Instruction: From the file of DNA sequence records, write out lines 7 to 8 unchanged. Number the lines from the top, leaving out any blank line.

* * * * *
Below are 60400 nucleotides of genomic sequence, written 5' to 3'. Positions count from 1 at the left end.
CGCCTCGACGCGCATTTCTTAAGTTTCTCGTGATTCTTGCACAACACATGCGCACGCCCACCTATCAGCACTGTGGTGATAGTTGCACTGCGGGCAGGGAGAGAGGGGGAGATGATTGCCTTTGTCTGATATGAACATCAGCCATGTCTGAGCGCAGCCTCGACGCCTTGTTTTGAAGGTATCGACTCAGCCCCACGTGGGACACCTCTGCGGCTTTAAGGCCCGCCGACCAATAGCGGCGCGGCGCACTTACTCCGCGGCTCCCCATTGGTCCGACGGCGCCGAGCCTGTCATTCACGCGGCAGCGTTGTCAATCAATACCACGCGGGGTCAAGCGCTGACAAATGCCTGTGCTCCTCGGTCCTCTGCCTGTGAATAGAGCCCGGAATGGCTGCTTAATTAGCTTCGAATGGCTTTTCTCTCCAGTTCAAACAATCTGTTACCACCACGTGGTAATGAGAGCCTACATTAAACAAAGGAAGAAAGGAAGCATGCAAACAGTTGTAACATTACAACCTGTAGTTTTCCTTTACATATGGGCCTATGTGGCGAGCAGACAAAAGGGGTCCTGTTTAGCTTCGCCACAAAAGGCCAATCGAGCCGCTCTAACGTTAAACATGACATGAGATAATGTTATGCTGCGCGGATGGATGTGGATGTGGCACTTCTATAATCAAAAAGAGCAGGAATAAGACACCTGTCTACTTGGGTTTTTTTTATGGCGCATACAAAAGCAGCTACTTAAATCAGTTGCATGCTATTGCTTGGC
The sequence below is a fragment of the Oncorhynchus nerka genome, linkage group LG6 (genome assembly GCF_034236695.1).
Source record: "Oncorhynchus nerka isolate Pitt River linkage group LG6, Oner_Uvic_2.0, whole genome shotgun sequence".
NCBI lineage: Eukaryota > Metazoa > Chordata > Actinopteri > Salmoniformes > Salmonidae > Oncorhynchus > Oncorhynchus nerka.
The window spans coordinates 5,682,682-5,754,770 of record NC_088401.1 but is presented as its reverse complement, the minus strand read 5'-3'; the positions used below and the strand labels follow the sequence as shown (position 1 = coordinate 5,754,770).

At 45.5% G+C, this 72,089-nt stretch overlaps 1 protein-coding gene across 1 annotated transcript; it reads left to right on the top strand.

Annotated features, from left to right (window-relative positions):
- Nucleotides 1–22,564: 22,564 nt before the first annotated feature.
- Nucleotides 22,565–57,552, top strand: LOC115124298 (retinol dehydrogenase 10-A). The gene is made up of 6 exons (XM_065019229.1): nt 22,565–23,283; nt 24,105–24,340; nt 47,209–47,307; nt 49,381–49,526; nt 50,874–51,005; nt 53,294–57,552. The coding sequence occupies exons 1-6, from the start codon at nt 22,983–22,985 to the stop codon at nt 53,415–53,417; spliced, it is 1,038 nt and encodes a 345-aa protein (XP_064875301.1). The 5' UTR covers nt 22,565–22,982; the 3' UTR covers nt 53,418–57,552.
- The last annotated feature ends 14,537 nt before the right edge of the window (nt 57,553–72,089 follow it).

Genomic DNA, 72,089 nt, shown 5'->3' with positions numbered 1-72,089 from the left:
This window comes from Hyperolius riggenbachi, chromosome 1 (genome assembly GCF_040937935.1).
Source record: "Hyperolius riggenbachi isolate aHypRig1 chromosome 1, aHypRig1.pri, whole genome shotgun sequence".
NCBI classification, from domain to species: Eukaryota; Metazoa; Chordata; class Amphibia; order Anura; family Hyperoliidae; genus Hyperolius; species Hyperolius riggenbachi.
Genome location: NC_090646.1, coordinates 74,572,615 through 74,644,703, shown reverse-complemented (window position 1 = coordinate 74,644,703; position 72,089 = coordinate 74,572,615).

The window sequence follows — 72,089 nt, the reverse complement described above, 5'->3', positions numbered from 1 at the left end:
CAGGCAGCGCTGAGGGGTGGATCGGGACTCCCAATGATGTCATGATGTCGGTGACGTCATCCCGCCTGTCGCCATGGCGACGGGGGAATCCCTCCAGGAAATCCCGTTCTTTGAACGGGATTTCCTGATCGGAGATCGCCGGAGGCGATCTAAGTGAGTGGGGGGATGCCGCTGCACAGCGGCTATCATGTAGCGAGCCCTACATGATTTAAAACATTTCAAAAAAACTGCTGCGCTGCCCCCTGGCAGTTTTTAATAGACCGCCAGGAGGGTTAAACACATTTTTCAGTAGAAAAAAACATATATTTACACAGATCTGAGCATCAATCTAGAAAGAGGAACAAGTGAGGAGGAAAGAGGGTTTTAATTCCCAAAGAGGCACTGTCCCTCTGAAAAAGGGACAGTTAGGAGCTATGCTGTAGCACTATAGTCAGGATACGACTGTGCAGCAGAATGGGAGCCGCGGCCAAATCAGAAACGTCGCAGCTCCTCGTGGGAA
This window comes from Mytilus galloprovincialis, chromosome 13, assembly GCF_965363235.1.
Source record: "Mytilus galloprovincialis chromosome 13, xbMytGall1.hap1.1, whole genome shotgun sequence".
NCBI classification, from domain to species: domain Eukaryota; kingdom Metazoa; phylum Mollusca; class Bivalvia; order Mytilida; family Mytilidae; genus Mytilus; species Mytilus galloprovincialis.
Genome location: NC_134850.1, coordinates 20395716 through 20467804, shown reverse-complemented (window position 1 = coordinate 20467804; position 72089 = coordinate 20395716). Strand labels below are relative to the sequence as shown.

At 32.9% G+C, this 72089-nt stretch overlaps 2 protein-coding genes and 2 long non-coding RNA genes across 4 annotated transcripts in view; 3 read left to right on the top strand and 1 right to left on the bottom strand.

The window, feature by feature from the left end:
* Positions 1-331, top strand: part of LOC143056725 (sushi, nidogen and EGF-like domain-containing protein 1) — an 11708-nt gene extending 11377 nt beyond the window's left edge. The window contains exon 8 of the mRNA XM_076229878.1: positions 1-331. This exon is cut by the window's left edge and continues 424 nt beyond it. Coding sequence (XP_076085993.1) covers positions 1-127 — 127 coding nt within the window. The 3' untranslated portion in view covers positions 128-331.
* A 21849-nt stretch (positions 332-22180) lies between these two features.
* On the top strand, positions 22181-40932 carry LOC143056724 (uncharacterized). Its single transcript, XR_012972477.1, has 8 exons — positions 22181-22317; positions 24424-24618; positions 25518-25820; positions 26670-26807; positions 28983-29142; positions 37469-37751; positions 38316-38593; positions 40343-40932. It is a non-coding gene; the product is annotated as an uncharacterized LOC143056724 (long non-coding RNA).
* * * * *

At 45.5% G+C, this 72,089-nt stretch overlaps 1 protein-coding gene across 1 annotated transcript; it reads left to right on the top strand.

Annotated features, from left to right (window-relative positions):